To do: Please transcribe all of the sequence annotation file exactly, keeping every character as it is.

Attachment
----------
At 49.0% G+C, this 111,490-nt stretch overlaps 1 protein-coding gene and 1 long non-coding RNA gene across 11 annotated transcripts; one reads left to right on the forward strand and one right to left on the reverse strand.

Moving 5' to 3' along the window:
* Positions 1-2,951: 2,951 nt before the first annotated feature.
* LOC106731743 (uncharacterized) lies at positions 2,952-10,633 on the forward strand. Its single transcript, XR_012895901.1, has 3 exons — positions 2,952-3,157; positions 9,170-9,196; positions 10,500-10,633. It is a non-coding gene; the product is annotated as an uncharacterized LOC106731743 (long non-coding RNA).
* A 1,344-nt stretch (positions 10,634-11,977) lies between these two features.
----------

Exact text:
At 49.0% G+C, this 111,490-nt stretch overlaps 1 protein-coding gene and 1 long non-coding RNA gene across 11 annotated transcripts; one reads left to right on the forward strand and one right to left on the reverse strand.

Moving 5' to 3' along the window:
* Positions 1-2,951: 2,951 nt before the first annotated feature.
* LOC106731743 (uncharacterized) lies at positions 2,952-10,633 on the forward strand. Its single transcript, XR_012895901.1, has 3 exons — positions 2,952-3,157; positions 9,170-9,196; positions 10,500-10,633. It is a non-coding gene; the product is annotated as an uncharacterized LOC106731743 (long non-coding RNA).
* A 1,344-nt stretch (positions 10,634-11,977) lies between these two features.